On the flip side, governments of oil producing countries, such as Saudi Arabia, are cutting public spending even as they run down reserves and borrow from financial markets; and major oil companies are forced to cut back, to the tune of $200 billion this year. And Iran is about to come back online.
A ship loaded with more than 25,000 pounds of low-enriched uranium has left Iran for Russia as part of a deal aimed to limit Tehran’s nuclear program. In a statement, Secretary of State John Kerry said the move was “one of the most significant steps” in fulfilling last summer’s nuclear accord, and it may be only weeks before the agreement takes effect. On “Implementation Day,” roughly $100 billion in Iranian assets will be unfrozen, and the country will be free to sell oil on world markets and operate in the global financial system.
What this means is that the big oil companies like ExxonMobil, Chevron, BP, Shell, and Total are on the ropes. Iran claims it can pump oil for $1 a barrel, and they will, soon. Saudi Arabia claims they can still make a profit under $20 a barrel. The big Western oil companies can’t compete, at least not when it comes to exploration and development of new fields. Shell learned that lesson when it came to developing Artic oil fields, it just didn’t pencil out and they had to abandon that plan at a cost of about $7 billion.
What they could do is provide equipment and technology to oil producing countries, forget about exploration, and maybe go a step beyond and sell their reserves. That is precisely the strategy of self-liquidation that tobacco companies used, to the benefit of their shareholders. If oil managements refuse to put themselves out of business in the same way, activist shareholders or corporate raiders could do it for them.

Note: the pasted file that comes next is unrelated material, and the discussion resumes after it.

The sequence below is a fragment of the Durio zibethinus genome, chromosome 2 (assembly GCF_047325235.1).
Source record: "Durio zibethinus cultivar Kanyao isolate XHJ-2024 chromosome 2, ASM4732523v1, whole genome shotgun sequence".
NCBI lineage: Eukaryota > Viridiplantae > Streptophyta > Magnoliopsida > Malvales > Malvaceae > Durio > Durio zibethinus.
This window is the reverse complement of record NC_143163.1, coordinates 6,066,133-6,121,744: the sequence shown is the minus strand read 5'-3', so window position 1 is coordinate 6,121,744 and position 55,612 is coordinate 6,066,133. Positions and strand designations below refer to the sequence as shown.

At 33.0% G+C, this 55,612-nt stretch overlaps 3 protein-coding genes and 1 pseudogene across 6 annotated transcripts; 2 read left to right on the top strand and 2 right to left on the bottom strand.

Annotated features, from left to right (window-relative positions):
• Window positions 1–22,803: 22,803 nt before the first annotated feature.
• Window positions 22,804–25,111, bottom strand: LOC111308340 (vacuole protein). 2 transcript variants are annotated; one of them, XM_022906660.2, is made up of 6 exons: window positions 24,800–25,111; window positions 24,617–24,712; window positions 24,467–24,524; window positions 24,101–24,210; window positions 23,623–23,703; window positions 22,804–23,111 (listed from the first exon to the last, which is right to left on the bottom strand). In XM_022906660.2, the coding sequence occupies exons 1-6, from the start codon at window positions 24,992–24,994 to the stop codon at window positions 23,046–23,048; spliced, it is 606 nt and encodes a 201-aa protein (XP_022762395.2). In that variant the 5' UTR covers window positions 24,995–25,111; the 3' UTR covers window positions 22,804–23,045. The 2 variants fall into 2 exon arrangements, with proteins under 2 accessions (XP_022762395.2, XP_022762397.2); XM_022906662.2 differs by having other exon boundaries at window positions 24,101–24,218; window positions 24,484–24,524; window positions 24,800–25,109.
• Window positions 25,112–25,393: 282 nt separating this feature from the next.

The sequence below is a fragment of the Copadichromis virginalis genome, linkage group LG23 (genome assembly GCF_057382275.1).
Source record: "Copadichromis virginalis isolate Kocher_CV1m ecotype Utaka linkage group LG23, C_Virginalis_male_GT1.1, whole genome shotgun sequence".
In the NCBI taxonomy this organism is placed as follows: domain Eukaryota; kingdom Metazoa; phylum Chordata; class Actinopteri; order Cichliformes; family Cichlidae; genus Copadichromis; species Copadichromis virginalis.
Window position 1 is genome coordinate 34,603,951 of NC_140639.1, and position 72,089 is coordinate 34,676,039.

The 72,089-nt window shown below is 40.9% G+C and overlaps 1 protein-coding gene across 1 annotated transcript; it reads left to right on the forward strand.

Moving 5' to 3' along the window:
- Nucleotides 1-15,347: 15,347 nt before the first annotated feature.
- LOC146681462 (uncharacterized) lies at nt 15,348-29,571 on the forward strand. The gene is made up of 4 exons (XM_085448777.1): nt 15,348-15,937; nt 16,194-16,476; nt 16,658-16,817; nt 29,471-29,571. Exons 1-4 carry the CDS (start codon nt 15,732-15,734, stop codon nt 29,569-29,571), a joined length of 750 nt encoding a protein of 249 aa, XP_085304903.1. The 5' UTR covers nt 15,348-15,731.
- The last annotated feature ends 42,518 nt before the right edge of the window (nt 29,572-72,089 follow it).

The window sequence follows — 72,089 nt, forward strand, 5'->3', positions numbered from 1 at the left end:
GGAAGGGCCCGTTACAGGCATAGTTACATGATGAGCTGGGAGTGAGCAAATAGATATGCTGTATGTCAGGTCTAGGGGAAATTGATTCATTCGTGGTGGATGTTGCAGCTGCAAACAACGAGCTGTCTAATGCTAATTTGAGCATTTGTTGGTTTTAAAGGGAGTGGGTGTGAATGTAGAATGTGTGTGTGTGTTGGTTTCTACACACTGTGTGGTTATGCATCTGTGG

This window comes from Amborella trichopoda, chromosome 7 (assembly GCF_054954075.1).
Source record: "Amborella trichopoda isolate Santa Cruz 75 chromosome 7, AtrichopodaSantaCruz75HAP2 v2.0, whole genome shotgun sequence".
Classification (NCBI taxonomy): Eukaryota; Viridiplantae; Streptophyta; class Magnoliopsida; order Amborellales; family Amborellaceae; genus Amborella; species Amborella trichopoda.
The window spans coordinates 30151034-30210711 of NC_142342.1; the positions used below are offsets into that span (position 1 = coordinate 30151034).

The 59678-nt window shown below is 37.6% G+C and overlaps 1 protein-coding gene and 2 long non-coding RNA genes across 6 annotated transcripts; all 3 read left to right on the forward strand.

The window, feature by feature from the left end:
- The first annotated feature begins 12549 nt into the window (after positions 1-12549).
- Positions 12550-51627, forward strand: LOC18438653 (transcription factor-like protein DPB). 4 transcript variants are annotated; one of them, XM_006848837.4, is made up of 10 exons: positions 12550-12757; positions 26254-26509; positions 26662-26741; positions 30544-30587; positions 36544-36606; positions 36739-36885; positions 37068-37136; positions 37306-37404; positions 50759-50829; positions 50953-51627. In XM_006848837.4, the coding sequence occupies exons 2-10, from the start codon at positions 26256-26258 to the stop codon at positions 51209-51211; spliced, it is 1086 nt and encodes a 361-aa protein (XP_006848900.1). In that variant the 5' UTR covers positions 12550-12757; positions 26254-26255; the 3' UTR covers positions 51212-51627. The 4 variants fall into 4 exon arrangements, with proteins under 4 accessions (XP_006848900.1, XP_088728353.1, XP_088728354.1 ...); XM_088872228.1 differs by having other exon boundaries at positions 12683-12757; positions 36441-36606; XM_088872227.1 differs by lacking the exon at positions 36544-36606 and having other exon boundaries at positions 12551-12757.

As clean energy technology improves and environmental restrictions tighten, it is inevitable that much of the world’s oil reserves will be left in the ground, which means that oil companies are sitting on stranded assets that are, or soon will be, worthless. Redirecting just half the $50 billion that oil companies are likely to spend this year on exploring for new reserves would more than double the $10 billion for clean-energy research announced this month by 20 governments at the Paris climate-change conference. The financial returns from such investment would almost certainly be far higher than from oil exploration.
One of the big themes for 2016 will likely be lower commodity prices. I really don’t like to make predictions and your guess is as good as mine, but here is my thinking: first, commodity prices are in a downtrend and a trend in place is more likely to continue than it is to reverse; commodities, raw materials, the very building blocks of our economies, from oil all the way to copper, are being discounted in price.
Next, demand ain’t what it used to be. For the past 8 years at least demand for raw materials and especially oil has been driven by low interest rate policy which led to over-leveraging and over-borrowing, which led to over-production and over-capacity.